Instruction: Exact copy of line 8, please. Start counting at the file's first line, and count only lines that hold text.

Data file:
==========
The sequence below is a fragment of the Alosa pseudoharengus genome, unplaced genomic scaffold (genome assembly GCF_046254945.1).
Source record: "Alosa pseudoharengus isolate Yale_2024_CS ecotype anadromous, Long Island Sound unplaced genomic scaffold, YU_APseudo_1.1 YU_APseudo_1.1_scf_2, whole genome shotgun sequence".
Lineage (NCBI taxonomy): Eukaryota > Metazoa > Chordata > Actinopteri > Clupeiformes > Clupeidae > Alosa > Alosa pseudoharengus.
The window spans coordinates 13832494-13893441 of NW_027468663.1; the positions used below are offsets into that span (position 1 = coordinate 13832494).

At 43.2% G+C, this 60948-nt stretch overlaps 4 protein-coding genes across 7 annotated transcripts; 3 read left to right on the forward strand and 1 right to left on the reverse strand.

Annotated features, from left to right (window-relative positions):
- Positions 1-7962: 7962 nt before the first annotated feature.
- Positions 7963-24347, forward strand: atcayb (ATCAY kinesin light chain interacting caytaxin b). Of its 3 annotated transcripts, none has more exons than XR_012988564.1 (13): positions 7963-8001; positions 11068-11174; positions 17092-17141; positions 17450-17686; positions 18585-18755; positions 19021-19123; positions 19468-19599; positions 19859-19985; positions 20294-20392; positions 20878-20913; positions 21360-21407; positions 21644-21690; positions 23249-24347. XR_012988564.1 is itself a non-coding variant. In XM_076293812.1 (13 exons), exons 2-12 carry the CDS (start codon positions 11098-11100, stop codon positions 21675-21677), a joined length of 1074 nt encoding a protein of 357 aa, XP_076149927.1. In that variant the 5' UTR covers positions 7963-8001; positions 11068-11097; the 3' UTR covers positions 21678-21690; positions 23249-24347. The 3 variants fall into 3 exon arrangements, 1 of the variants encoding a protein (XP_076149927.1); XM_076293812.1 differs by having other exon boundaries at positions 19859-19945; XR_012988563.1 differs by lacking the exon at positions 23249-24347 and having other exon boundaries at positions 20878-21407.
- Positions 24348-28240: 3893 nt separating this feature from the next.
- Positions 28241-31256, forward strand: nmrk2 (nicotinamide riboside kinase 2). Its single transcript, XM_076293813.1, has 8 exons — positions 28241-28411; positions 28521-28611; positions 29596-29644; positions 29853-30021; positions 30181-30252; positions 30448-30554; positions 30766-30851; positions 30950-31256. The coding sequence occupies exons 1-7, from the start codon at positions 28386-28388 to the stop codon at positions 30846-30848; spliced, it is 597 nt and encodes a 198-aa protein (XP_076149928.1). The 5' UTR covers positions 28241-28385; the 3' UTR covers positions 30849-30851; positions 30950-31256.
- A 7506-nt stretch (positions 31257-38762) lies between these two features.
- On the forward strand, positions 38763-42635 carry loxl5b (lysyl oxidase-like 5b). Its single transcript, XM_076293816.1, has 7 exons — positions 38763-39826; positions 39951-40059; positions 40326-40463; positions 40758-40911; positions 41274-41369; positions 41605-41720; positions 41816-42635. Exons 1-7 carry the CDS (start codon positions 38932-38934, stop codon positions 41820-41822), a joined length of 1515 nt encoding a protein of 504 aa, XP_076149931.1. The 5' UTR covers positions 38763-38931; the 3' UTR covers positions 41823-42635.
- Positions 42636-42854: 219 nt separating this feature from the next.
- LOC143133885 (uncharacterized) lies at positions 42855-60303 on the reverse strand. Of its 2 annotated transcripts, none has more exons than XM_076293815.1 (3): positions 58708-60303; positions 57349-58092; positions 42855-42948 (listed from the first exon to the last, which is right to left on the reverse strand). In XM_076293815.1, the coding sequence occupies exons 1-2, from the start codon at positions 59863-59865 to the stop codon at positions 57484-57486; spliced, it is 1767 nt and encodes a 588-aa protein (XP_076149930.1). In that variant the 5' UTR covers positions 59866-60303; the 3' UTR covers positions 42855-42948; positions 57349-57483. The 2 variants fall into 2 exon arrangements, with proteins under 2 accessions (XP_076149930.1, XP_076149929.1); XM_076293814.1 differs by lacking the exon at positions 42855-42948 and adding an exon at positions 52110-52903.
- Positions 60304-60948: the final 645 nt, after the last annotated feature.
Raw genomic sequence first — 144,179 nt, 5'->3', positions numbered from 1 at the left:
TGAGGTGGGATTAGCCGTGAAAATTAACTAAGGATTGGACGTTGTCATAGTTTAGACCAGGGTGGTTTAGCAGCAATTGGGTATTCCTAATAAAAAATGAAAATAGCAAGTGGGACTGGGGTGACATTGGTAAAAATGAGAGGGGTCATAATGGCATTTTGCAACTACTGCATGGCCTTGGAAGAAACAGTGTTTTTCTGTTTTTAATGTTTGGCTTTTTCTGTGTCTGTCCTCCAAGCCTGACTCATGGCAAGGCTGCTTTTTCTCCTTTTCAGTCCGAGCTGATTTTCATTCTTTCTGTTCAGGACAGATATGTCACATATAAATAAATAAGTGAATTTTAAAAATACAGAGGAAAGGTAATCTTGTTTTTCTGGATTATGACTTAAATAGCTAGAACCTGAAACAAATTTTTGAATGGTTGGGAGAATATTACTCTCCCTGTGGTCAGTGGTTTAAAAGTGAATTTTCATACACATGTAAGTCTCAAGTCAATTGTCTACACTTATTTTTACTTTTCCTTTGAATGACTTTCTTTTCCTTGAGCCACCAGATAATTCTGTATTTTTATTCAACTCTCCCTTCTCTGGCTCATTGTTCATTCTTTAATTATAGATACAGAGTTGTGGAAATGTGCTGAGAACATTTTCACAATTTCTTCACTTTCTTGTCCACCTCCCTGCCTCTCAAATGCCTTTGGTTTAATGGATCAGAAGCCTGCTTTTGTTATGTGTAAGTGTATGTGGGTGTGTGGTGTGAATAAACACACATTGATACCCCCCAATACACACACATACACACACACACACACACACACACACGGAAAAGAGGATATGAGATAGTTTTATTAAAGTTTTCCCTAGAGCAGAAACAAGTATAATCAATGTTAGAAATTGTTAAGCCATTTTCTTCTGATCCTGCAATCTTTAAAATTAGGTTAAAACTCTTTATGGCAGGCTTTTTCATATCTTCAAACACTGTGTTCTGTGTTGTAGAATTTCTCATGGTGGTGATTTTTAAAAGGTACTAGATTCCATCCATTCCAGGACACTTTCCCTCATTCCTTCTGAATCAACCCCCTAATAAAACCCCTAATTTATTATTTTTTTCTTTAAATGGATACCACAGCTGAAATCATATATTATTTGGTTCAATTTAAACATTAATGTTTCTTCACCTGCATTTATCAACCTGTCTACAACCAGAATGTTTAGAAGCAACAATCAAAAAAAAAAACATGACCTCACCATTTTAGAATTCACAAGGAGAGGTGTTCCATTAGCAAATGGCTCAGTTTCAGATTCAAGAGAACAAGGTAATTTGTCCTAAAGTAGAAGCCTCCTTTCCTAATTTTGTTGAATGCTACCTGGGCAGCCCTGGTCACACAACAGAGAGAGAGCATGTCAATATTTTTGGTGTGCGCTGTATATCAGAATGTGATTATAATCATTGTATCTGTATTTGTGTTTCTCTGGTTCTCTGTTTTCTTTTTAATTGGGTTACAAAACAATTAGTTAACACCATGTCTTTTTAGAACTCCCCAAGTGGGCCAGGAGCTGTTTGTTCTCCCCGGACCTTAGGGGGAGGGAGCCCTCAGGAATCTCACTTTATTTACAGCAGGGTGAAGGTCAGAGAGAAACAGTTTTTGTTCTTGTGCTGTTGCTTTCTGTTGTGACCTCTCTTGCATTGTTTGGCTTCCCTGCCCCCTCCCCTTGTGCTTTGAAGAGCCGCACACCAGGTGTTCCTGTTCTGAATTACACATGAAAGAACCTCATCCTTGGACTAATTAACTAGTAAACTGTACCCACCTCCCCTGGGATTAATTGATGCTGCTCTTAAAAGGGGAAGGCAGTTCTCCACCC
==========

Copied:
- Positions 7963-24347, forward strand: atcayb (ATCAY kinesin light chain interacting caytaxin b). Of its 3 annotated transcripts, none has more exons than XR_012988564.1 (13): positions 7963-8001; positions 11068-11174; positions 17092-17141; positions 17450-17686; positions 18585-18755; positions 19021-19123; positions 19468-19599; positions 19859-19985; positions 20294-20392; positions 20878-20913; positions 21360-21407; positions 21644-21690; positions 23249-24347. XR_012988564.1 is itself a non-coding variant. In XM_076293812.1 (13 exons), exons 2-12 carry the CDS (start codon positions 11098-11100, stop codon positions 21675-21677), a joined length of 1074 nt encoding a protein of 357 aa, XP_076149927.1. In that variant the 5' UTR covers positions 7963-8001; positions 11068-11097; the 3' UTR covers positions 21678-21690; positions 23249-24347. The 3 variants fall into 3 exon arrangements, 1 of the variants encoding a protein (XP_076149927.1); XM_076293812.1 differs by having other exon boundaries at positions 19859-19945; XR_012988563.1 differs by lacking the exon at positions 23249-24347 and having other exon boundaries at positions 20878-21407.